The literature has indicated that higher smoking media literacy (i.e., SML) can buffer adverse effects of exposure to pro-smoking media content (i.e., PMC) on smoking-related outcomes in adolescence. Thus, we aimed to investigate (a) SML levels among Korean adolescents and (b) relationships of SML with smoking behavior, attitudes, and susceptibility. In 2017, we collected cross-sectional data from nine middle or high schools in Korea, using a convenience sampling method (N = 476). For the first aim, we calculated the average score of SML. For the second aim, we conducted multinomial logistic regression (MLR), multiple linear regression, and binary multiple logistic regression. Additionally, we conducted Firth logistic regression and confirmed the robustness of our findings obtained from the MLR. The average SML score was 6.48 out of 10 points, indicating that our respondents’ average SML was slightly above the middle level. In addition, after adjusting for factors potentially affecting associations between SML and the three smoking-related outcomes, we found significant protective relationships of SML with all smoking-related outcomes: smoking behavior, attitudes, and susceptibility. Given our findings, the enhancement of SML through education should be considered an important strategy to weaken the link between exposure to PMC and smoking-related outcomes.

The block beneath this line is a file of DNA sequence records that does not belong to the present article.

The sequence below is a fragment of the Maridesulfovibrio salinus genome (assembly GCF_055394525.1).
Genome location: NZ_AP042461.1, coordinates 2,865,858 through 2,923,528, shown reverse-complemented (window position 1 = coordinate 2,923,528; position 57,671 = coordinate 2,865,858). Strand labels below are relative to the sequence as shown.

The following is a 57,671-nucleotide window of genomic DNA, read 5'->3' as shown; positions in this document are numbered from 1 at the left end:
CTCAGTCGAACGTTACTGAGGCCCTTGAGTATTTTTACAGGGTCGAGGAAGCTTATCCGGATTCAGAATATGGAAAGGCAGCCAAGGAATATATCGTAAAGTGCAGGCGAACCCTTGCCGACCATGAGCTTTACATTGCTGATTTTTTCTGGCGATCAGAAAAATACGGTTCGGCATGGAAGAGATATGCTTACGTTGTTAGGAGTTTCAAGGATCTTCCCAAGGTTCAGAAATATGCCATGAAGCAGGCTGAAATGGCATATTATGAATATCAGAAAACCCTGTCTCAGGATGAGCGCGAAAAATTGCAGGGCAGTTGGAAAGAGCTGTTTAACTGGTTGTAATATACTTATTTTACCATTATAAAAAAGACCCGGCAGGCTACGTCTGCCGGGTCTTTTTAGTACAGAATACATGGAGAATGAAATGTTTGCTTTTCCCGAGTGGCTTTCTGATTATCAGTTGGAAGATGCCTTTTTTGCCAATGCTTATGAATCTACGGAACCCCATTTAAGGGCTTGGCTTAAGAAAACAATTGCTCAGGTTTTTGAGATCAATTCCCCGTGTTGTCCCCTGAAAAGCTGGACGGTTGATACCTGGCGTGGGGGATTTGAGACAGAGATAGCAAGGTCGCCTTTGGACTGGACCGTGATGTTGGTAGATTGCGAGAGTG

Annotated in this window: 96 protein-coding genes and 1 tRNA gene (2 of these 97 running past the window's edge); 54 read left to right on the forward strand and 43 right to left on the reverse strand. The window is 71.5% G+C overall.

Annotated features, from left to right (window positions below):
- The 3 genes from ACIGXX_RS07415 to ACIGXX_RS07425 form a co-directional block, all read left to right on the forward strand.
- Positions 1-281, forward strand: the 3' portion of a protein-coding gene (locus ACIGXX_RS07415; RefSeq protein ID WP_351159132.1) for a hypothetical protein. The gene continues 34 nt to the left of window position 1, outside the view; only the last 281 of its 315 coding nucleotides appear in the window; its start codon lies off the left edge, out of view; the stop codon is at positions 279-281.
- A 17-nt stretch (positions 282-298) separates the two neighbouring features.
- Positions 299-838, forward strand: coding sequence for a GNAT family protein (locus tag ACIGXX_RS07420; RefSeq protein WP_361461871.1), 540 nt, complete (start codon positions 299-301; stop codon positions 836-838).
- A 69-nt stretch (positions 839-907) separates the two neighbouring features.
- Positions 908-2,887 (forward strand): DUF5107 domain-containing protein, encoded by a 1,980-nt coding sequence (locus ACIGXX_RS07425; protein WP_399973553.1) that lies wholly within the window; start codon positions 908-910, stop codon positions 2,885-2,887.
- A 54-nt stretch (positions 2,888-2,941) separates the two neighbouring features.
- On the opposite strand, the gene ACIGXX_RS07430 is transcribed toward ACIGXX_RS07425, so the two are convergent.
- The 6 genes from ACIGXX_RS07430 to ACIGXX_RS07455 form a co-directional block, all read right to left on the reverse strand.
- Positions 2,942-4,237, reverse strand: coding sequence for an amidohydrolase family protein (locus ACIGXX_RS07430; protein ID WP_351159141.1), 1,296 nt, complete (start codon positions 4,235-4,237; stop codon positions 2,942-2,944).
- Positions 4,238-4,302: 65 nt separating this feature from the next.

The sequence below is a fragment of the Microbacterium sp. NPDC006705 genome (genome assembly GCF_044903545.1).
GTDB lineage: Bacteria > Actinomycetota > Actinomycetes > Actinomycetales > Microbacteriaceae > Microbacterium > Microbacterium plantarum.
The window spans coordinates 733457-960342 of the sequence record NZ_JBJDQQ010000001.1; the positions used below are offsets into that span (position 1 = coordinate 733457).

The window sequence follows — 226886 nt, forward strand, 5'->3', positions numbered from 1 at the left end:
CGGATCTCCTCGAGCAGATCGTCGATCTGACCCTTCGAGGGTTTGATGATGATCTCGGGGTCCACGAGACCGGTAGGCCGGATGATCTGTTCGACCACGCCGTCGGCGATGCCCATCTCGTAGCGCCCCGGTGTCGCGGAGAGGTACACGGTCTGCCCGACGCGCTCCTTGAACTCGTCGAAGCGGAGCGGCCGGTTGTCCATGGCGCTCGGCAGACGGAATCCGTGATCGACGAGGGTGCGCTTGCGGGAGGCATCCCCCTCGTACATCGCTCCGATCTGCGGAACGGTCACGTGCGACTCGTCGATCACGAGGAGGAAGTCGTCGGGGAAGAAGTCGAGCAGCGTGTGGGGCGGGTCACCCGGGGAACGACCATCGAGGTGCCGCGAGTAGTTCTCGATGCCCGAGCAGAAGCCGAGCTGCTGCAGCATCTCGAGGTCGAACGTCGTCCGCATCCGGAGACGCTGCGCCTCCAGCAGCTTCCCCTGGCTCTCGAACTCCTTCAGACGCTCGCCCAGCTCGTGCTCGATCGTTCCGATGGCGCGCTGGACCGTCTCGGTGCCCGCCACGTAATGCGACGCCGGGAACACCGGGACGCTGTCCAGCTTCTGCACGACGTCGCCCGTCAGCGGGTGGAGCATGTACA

Journal of Health Communication pp 1-10; https://doi.org/10.1080/10810730.2021.2015644
Using content analysis, this study examined the effects of several messaging strategies in YouTube videos promoting human papillomavirus vaccines in Korea. It analyzed a total of 201 videos, focusing on five message strategies—temporal framing, narrative format, gain-loss framing, emotional appeals, and message sensation value. The analysis revealed that the creators of these YouTube videos frequently utilized all of these strategies, except for emotional appeals. It also showed that present-focused framing was effective in eliciting positive responses from viewers, and not including gain-loss framing was more effective in provoking responses. Meanwhile, message sensation values were found to increase both positive and negative viewer responses.
Journal of Health Communication pp 1-11; https://doi.org/10.1080/10810730.2021.2002981
This study examines the effectiveness of evoking other-oriented emotions in vaccine messages to promote vaccine advocacy behaviors. A between-subject experiment with a parent sample was conducted, in which portrayals of a victim exemplar (someone who is suffering from the consequence of vaccine hesitancy) and a moral exemplar (someone who is selflessly helping others) were varied. Results showed that the victim exemplar led to greater empathy, and the moral exemplar led to greater elevation, both of which predicted vaccine advocacy responses. Implications of the findings and future directions were discussed.
Journal of Health Communication pp 1-12; https://doi.org/10.1080/10810730.2021.1998845